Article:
Transverse plane 3D analysis of mild scoliosis
To demonstrate the reality of a transverse plane pattern independent of the scoliotic curve location and to show the importance of the transverse plane pattern in the assessment of the progression risk in a population of mild scoliosis.
Spines of 111 patients with adolescent idiopathic mild scoliosis were reconstructed using biplanar stereoradiography. The apical axial rotation, the intervertebral axial rotation at junctions and the torsion index were computed. Mean values of each parameter were compared between thoracic, thoracolumbar and lumbar curves. Then a cluster analysis was performed using these parameters on 78 patients with effective outcomes at skeletal maturity. The effective outcomes and the results reached with the statistical analysis were compared and analyzed (ROC and logistic regression).
No statistical difference was observed when considering each parameter between the different types of curves. Two clusters independent of the curve type were identified. The mean values of transverse plane parameters were significantly higher in Cluster 1 than in Cluster 2. 91 % of patients classified in Cluster 1 had progressive curve and 73 % of patients classified in Cluster 2 remained stable at skeletal maturity. All parameters were good predictors but the best was the torsion index.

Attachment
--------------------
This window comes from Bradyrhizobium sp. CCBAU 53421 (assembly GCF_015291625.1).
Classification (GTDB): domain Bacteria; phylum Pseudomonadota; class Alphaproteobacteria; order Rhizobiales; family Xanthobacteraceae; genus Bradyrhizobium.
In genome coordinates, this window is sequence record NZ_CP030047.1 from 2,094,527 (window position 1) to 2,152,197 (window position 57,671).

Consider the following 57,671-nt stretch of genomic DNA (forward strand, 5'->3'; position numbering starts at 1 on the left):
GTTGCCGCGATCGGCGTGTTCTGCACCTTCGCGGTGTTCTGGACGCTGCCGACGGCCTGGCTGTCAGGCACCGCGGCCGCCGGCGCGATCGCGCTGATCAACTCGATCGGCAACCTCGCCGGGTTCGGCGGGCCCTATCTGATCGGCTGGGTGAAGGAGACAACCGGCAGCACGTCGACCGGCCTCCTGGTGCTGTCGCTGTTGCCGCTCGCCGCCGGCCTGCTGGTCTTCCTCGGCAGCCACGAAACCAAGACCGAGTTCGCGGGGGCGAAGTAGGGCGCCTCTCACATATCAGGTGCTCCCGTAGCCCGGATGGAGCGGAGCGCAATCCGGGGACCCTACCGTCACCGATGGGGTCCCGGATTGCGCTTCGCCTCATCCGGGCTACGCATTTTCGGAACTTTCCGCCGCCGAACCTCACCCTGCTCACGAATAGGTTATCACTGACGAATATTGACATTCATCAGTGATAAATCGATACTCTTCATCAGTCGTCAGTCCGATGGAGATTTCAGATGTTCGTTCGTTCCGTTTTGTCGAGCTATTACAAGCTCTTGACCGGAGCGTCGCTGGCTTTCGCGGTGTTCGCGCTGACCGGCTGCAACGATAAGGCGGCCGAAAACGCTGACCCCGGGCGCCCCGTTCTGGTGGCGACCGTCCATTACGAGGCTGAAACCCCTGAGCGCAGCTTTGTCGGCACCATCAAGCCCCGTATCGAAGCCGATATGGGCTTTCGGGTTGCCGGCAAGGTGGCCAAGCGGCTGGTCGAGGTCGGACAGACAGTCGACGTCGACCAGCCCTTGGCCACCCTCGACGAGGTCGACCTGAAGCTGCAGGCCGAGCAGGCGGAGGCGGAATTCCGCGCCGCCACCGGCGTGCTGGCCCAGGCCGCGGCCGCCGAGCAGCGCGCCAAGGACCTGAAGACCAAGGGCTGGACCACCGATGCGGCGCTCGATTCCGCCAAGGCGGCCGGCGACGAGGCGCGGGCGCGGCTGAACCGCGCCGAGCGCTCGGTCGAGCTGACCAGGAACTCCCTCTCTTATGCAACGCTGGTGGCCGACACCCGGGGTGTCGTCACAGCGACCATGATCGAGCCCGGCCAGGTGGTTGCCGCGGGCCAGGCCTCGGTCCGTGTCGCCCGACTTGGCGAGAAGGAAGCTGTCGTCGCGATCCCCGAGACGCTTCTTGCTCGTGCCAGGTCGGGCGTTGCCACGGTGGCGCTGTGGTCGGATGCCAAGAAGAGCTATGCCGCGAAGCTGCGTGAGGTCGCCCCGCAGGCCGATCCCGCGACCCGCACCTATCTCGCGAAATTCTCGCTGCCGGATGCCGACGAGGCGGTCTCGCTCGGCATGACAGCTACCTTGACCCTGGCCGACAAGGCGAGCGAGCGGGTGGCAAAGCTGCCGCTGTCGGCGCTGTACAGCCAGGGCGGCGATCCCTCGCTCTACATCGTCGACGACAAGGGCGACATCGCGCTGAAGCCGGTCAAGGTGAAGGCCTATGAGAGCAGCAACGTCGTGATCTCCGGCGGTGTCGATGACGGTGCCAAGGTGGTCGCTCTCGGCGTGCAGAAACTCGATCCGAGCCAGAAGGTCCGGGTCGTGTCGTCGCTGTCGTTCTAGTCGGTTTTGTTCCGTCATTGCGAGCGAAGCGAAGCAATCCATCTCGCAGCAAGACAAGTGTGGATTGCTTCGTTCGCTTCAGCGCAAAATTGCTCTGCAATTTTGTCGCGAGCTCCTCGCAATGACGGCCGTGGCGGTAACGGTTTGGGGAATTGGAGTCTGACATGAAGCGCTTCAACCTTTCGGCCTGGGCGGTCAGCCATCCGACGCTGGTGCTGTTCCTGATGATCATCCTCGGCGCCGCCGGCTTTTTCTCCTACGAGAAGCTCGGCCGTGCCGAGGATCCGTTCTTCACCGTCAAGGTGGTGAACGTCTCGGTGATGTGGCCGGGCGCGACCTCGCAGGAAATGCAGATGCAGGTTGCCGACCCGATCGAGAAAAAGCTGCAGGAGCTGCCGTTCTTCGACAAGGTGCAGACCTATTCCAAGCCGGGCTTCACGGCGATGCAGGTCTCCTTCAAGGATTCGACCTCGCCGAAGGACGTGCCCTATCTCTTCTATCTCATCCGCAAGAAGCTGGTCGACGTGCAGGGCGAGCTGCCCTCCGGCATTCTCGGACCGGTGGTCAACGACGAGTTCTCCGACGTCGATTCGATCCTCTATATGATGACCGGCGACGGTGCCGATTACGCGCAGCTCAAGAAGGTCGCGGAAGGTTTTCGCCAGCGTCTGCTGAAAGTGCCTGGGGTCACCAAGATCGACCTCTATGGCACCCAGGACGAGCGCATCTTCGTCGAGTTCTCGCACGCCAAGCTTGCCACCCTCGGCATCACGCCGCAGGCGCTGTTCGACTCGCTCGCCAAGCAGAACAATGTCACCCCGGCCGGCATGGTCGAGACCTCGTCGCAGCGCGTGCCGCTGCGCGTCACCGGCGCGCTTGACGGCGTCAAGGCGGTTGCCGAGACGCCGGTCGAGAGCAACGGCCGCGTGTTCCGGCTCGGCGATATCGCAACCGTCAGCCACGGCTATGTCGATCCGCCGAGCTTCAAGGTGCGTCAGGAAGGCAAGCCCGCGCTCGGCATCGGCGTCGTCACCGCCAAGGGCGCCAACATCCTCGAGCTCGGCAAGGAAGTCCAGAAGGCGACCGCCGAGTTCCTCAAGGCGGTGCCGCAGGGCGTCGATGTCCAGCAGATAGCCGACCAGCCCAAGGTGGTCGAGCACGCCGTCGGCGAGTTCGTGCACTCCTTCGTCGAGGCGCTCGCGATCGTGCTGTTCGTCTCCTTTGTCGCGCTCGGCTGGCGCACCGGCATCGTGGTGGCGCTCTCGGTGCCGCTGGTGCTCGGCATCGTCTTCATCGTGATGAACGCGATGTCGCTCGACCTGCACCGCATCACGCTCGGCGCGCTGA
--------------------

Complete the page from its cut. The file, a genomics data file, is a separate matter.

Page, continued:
This study demonstrated that a transverse plane pattern combining apical axial rotation, the intervertebral axial rotation at junctions and the torsion index is independent of the scoliotic curve location and significant in the determination of the progression risk of mild scoliosis.
KeywordsScoliosis Progression risk Transverse plane 3D Biplanar stereoradiography
- 11.Dubousset J, Charpak G, Dorion I, Skalli W, Lavaste F, Deguise J, Kalifa G, Ferey S (2005) A new 2D and 3D imaging approach to musculoskeletal physiology and pathology with low-dose radiation and the standing position: the EOS system. Bull Acad Natl Med 189:287–297; discussion 297–300Google Scholar
- 17.MacQueen J (1967) Some methods for classification and analysis of multivariate observations. In: Proceedings of 5th Berkeley Symposium on Mathematical Statistics and Probability, vol 1, pp 281–297Google Scholar